We headed off into Lugo at the end of siesta time and first sought out a pharmacy to acquire Mabel’s antibiotics. Fortunately the shop I chose had two English speaking pharmacists, but unfortunately they told me that although Mabel had been prescribed 300mg tablets they, and other human based pharmacists only stocked 500mg. They assured me that one 500mg tablet per day would be fine for a dog of Mabel’s weight so we bought a pack at only €8, a bargain we thought.
Lugo is really only known for one thing and that is it’s complete Roman Walls, all 2 km of them, that fully encircle the old town. They have been given UNESCO World Heritage status because they are said to be the finest example of late Roman walls in the world.
We duly mounted the walls and completed the 2 km circuit, along with joggers and walkers who seem to use this ancient monument as a substitute athletics track. The walls were very impressive, as walls go. Probably 10 metres high and 8 metres wide for the whole distance. But when’s all’s said and done, they are only walls.
The Tourist Information office pointed out 3 other sets of Roman remains, now only visible under street level through scuffed glass screens. There are a nice set of small Roman baths and some diminutive, but impressive pieces of mosaic.
The Cathedral was smelly, dirty and very sombre (they don’t put that in the Rough Guide). Both Sarah and I got a quite unpleasant feeling looking round.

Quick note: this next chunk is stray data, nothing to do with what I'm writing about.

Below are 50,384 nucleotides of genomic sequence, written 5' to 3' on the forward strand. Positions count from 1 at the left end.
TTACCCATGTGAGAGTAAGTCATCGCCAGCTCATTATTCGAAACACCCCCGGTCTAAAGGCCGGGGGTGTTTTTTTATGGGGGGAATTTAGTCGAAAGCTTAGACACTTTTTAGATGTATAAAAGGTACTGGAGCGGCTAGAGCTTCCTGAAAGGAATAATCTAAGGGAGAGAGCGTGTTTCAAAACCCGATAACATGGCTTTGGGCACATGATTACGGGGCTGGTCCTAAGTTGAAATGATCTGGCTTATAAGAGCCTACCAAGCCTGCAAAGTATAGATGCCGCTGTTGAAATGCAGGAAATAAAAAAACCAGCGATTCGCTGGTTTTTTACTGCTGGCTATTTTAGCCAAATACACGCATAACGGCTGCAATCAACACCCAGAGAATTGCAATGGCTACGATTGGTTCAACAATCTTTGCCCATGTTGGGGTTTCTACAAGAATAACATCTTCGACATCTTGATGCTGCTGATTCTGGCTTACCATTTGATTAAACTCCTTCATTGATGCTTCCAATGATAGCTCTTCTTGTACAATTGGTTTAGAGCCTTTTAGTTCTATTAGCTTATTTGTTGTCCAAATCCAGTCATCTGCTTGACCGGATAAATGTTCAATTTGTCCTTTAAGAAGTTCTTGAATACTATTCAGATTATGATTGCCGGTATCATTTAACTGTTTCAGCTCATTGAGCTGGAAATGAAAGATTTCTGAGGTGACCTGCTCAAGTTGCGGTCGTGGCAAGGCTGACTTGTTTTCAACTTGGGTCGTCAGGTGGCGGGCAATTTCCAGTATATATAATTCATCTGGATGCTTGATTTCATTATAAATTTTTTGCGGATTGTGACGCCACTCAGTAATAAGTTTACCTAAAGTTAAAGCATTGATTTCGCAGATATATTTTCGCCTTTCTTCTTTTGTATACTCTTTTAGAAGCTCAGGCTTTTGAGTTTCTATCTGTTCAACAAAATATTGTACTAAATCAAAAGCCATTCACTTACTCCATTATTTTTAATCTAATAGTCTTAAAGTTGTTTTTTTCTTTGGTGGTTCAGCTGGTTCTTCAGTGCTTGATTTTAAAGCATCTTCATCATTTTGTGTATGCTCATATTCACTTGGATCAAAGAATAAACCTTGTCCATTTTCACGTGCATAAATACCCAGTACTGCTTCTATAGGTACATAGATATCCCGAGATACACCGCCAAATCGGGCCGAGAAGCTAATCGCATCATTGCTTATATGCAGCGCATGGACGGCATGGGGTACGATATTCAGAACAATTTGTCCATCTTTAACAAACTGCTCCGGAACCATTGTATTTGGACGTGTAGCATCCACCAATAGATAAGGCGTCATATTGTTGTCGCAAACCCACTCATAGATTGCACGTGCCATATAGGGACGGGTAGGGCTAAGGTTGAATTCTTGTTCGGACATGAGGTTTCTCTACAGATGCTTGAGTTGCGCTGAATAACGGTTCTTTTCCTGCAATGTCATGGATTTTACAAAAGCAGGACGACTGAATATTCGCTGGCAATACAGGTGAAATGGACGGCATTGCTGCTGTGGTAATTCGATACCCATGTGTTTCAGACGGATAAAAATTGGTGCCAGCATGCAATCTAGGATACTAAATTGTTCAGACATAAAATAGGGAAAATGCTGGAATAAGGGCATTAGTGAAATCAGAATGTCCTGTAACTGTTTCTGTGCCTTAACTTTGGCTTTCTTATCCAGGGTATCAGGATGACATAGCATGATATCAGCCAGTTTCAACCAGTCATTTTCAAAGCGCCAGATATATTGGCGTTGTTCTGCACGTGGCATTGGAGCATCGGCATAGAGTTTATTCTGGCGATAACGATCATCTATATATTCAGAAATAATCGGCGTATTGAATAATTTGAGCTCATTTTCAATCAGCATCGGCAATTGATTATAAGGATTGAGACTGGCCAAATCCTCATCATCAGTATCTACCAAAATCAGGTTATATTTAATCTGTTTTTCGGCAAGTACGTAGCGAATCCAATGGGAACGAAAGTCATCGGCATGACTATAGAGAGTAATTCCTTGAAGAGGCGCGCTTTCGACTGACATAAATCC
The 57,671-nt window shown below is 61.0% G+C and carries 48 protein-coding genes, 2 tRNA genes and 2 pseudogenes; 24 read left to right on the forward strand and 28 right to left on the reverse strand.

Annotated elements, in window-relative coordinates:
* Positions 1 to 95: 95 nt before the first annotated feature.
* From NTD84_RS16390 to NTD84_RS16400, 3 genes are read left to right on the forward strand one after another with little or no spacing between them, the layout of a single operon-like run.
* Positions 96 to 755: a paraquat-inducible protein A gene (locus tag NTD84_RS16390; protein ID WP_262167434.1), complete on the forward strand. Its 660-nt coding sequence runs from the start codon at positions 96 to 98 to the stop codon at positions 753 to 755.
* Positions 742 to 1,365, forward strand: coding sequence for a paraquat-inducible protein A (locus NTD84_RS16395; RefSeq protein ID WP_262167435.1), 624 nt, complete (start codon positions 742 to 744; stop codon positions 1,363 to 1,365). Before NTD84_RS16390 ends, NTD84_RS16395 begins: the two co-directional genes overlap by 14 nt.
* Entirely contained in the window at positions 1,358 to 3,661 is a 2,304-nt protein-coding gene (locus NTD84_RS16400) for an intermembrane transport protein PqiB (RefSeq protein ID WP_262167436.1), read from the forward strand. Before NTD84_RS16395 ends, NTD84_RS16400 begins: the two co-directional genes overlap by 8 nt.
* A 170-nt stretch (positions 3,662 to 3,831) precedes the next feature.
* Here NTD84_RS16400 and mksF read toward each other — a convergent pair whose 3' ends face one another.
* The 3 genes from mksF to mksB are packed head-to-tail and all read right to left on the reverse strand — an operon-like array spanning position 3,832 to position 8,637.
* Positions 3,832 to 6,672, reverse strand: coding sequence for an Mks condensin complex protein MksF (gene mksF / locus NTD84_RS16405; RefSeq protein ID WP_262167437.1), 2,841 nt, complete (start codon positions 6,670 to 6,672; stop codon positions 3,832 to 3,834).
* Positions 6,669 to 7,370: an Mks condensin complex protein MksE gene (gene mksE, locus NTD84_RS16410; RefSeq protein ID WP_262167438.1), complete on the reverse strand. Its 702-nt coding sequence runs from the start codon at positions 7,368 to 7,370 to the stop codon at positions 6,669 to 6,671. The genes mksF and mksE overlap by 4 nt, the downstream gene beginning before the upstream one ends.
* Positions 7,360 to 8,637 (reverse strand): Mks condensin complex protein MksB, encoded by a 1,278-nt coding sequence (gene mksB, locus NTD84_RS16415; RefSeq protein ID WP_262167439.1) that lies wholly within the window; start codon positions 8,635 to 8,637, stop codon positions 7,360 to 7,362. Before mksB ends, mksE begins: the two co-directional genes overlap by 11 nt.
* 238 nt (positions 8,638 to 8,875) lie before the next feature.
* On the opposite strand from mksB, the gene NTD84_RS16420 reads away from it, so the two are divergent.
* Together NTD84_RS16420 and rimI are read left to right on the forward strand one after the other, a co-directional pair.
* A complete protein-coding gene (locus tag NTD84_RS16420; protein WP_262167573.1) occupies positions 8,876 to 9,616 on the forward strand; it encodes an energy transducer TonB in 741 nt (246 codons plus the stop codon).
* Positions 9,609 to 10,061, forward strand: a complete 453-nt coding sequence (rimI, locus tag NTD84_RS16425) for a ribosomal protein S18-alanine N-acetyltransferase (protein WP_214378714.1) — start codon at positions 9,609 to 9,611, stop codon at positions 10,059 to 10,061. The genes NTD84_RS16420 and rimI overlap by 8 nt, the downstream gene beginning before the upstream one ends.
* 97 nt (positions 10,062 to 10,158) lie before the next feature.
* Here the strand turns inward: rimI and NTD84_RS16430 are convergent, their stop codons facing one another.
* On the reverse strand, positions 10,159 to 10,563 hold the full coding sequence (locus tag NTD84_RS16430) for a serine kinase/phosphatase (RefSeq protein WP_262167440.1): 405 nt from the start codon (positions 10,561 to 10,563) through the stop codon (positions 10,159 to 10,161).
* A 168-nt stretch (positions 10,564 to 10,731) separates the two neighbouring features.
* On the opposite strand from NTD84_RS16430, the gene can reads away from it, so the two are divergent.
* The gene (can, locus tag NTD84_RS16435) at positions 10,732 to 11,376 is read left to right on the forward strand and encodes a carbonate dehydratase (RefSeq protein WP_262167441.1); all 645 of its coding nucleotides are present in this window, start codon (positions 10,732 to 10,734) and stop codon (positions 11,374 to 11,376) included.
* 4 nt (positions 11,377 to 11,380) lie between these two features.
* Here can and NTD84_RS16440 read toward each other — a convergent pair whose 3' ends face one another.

A small section of the old town, around the Cathedral was picturesque but the rest was a bit down and heel, with many tumble down buildings which were in desperate need of some love and attention.
In summary, Lugo is worth a visit if you are passing by, as we were, but personally I would not go out of my way to visit, even for the the Roman Walls. The Roman Walls we saw in Leon the day before, although not complete, were very much of the same standard.
Today was supposed to be a quick dash to LIDL’s and then onwards to the famous Santiago de Compostela, but things did not run quite as smoothly as anticipated. I telephoned the Veterinary Hospital to confirm that the 500 mg tablets for Mabel were safe, only to be told that in reality she needed three 300 mg tablets a day, not one 500 mg one. So we arranged to revisit the hospital for a new prescription and instructions on where in Lugo we could purchase them.
Having picked up the prescription we followed SatNav to an industrial park in a completely different part of Lugo and after much searching found a huge warehouse full of veterinary medication and equipment. They did indeed stock the correct 300 mg tablet, especially for dogs, but instead of the €8 for 28 500 mg human tablets it was €90 for 56 special doggy 300 mg tablets!! I swallowed hard, but Mabel was not just for Christmas she was for life – so I coughed up – almost literally.
We followed this up with a quick LIDL stop and headed for Santiago de Compostela. Unfortunately Santiago does not have an official aire close to the city centre, so I had been studying some alternative wild camping spots. The first one, which my parking app said was ideal and quiet, turned out to be on a University Campus, was extremely busy and noisy. I can only think that most people have parked here in the summer, while the University was on holiday, but we decided it was not suitable during term time.
We have moved on to a much quieter dirt car park next to a sports stadium (42.876294, -8.529730), which seems far less hectic and full of other motorhomers. It is free and about 20 minutes walk from the centre. We are currently, as usual, waiting for siesta time to finish so we can head in to explore this famous site of pilgrimage.